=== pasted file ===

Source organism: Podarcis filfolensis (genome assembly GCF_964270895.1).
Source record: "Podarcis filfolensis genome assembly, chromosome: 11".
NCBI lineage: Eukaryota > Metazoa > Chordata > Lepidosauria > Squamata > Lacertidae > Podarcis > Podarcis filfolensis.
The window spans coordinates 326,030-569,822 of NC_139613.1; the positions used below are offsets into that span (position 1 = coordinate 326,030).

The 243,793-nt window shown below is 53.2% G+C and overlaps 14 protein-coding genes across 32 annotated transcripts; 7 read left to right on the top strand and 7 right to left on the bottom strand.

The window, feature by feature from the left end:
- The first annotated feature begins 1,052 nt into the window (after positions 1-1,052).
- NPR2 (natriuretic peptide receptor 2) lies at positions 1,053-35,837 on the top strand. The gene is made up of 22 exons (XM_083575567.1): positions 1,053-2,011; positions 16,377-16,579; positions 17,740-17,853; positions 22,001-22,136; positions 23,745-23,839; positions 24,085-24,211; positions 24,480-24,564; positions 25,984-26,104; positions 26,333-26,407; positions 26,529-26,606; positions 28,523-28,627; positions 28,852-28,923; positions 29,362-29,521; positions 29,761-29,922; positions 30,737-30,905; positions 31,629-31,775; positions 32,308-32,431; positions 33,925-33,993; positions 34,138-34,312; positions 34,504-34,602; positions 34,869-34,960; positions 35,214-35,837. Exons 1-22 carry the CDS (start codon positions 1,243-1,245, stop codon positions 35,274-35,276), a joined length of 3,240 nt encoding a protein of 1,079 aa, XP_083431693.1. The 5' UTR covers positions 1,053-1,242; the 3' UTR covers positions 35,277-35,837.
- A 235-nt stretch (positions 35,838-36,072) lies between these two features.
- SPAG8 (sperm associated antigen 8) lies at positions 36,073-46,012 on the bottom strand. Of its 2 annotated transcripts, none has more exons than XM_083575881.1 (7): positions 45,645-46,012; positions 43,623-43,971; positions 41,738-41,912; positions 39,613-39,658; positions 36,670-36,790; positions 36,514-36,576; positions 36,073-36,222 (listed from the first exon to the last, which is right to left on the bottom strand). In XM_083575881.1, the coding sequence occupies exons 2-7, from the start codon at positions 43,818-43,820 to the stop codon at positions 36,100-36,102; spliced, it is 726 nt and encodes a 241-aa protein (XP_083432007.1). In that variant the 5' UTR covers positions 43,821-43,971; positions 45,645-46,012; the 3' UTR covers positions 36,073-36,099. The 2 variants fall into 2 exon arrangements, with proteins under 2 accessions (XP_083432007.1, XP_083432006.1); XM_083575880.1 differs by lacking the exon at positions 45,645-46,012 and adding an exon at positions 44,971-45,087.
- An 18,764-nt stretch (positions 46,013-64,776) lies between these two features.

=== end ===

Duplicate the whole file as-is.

Source organism: Podarcis filfolensis (genome assembly GCF_964270895.1).
Source record: "Podarcis filfolensis genome assembly, chromosome: 11".
NCBI lineage: Eukaryota > Metazoa > Chordata > Lepidosauria > Squamata > Lacertidae > Podarcis > Podarcis filfolensis.
The window spans coordinates 326,030-569,822 of NC_139613.1; the positions used below are offsets into that span (position 1 = coordinate 326,030).

The 243,793-nt window shown below is 53.2% G+C and overlaps 14 protein-coding genes across 32 annotated transcripts; 7 read left to right on the top strand and 7 right to left on the bottom strand.

The window, feature by feature from the left end:
- The first annotated feature begins 1,052 nt into the window (after positions 1-1,052).
- NPR2 (natriuretic peptide receptor 2) lies at positions 1,053-35,837 on the top strand. The gene is made up of 22 exons (XM_083575567.1): positions 1,053-2,011; positions 16,377-16,579; positions 17,740-17,853; positions 22,001-22,136; positions 23,745-23,839; positions 24,085-24,211; positions 24,480-24,564; positions 25,984-26,104; positions 26,333-26,407; positions 26,529-26,606; positions 28,523-28,627; positions 28,852-28,923; positions 29,362-29,521; positions 29,761-29,922; positions 30,737-30,905; positions 31,629-31,775; positions 32,308-32,431; positions 33,925-33,993; positions 34,138-34,312; positions 34,504-34,602; positions 34,869-34,960; positions 35,214-35,837. Exons 1-22 carry the CDS (start codon positions 1,243-1,245, stop codon positions 35,274-35,276), a joined length of 3,240 nt encoding a protein of 1,079 aa, XP_083431693.1. The 5' UTR covers positions 1,053-1,242; the 3' UTR covers positions 35,277-35,837.
- A 235-nt stretch (positions 35,838-36,072) lies between these two features.
- SPAG8 (sperm associated antigen 8) lies at positions 36,073-46,012 on the bottom strand. Of its 2 annotated transcripts, none has more exons than XM_083575881.1 (7): positions 45,645-46,012; positions 43,623-43,971; positions 41,738-41,912; positions 39,613-39,658; positions 36,670-36,790; positions 36,514-36,576; positions 36,073-36,222 (listed from the first exon to the last, which is right to left on the bottom strand). In XM_083575881.1, the coding sequence occupies exons 2-7, from the start codon at positions 43,818-43,820 to the stop codon at positions 36,100-36,102; spliced, it is 726 nt and encodes a 241-aa protein (XP_083432007.1). In that variant the 5' UTR covers positions 43,821-43,971; positions 45,645-46,012; the 3' UTR covers positions 36,073-36,099. The 2 variants fall into 2 exon arrangements, with proteins under 2 accessions (XP_083432007.1, XP_083432006.1); XM_083575880.1 differs by lacking the exon at positions 45,645-46,012 and adding an exon at positions 44,971-45,087.
- An 18,764-nt stretch (positions 46,013-64,776) lies between these two features.